René Hen was born in Strasbourg, France, and received his Ph.D. from Université Louis-Pasteur under the mentorship of Pierre Chambon. After a postdoctoral stay in Richard Axel’s laboratory at Columbia University, Hen became an assistant professor in Strasbourg. He then returned to Columbia University, where he is presently a professor of pharmacology and neuroscience and the director of the division of integrative neuroscience in the department of psychiatry. His laboratory is using animal models to elucidate the neural substrates that underlie mood and anxiety disorders.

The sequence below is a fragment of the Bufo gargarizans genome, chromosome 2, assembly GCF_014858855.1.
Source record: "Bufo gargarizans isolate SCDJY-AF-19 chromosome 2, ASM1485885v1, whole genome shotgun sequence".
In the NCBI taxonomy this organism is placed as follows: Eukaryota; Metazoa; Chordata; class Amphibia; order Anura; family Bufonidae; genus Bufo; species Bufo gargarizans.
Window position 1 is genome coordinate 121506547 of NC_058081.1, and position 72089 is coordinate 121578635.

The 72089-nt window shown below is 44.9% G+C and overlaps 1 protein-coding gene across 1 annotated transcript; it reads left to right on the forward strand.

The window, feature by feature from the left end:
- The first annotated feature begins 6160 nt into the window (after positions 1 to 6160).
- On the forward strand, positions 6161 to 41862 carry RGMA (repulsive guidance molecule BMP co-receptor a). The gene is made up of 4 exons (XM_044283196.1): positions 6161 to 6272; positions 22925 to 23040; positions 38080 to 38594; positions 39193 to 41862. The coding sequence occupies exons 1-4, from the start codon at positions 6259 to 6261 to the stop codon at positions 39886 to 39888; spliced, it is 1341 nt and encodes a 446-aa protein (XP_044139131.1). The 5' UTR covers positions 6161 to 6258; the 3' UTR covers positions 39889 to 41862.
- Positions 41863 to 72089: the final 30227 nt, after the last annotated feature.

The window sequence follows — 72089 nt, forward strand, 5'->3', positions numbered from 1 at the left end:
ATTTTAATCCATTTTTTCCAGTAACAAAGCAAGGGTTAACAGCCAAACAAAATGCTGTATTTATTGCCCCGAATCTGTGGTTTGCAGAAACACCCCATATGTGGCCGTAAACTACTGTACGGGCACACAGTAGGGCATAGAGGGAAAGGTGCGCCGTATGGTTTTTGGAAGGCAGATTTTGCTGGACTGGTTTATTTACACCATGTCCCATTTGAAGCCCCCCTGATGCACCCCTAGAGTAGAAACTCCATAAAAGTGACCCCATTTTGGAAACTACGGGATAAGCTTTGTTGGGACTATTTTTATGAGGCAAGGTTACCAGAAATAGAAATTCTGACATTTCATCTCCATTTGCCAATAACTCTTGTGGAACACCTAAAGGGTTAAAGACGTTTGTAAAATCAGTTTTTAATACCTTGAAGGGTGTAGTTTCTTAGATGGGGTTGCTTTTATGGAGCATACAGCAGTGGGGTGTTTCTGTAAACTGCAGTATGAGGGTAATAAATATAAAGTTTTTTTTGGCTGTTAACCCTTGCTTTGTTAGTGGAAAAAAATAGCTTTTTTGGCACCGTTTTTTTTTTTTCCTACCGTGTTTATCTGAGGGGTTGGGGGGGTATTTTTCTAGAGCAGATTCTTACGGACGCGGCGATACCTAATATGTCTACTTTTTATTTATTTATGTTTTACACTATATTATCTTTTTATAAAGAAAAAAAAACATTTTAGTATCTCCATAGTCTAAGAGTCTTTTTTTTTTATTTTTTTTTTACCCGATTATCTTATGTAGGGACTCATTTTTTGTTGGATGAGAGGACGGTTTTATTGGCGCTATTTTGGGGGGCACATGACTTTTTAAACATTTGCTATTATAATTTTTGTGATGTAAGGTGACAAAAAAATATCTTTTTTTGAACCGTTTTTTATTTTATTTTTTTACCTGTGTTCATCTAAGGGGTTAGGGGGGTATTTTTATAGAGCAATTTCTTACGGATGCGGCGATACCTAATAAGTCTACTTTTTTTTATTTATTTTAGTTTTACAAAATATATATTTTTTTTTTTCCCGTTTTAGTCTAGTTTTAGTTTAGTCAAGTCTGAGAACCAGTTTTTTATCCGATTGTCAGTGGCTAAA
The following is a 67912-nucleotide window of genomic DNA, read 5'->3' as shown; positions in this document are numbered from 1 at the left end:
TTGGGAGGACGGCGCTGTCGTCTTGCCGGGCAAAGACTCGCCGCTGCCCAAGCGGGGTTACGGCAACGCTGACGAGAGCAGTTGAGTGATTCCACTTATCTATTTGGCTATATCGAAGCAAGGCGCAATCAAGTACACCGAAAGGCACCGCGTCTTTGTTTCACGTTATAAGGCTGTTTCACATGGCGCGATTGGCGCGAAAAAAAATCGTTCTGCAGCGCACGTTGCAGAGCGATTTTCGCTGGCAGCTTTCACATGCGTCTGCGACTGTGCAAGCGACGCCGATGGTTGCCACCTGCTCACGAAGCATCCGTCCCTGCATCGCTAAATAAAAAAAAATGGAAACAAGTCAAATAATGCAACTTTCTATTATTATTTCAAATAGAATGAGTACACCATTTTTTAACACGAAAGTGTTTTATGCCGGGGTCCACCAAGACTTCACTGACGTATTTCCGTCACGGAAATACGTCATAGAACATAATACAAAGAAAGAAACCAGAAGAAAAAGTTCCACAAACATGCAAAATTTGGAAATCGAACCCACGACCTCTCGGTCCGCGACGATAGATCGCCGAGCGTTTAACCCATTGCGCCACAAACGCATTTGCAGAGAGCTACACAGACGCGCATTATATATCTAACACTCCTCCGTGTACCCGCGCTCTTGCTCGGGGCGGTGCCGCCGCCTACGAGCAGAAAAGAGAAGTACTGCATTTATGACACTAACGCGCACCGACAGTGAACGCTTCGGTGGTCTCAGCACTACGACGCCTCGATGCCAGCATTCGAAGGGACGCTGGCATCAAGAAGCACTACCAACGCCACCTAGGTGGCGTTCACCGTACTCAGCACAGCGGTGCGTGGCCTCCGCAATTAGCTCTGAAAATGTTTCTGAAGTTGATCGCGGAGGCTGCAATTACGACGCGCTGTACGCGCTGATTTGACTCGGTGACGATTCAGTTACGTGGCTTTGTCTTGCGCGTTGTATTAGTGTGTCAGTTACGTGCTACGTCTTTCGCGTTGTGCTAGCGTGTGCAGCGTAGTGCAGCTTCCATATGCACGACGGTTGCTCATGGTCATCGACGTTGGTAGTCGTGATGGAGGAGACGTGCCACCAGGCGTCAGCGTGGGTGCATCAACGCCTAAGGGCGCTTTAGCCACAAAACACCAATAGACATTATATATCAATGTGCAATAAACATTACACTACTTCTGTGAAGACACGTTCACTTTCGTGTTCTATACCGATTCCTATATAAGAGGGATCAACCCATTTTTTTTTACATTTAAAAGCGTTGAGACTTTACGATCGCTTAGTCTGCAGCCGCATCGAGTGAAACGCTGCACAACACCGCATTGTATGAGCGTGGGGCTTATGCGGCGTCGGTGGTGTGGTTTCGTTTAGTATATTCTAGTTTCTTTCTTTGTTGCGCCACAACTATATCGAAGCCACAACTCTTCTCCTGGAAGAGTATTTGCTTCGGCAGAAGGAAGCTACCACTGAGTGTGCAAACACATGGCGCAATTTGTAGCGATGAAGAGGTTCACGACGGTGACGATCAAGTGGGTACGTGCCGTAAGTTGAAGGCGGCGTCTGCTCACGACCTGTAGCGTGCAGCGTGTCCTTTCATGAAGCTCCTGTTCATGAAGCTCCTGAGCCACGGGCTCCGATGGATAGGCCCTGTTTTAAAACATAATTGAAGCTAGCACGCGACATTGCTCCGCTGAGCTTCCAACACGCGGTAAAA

Recent studies have implicated adult-born hippocampal neurons in pattern separation, a process by which similar experiences or events are transformed into discrete non-overlapping representations. Here, we propose that impaired pattern separation underlies the overgeneralization often seen in age-related memory impairments and in anxiety disorders and, therefore, represents an endophenotype for these disorders. We will present evidence that strategies aimed at stimulating hippocampal neurogenesis result in improved pattern separation. The development of novel pro-neurogenic compounds may therefore have therapeutic potential for patients who display pattern separation deficits.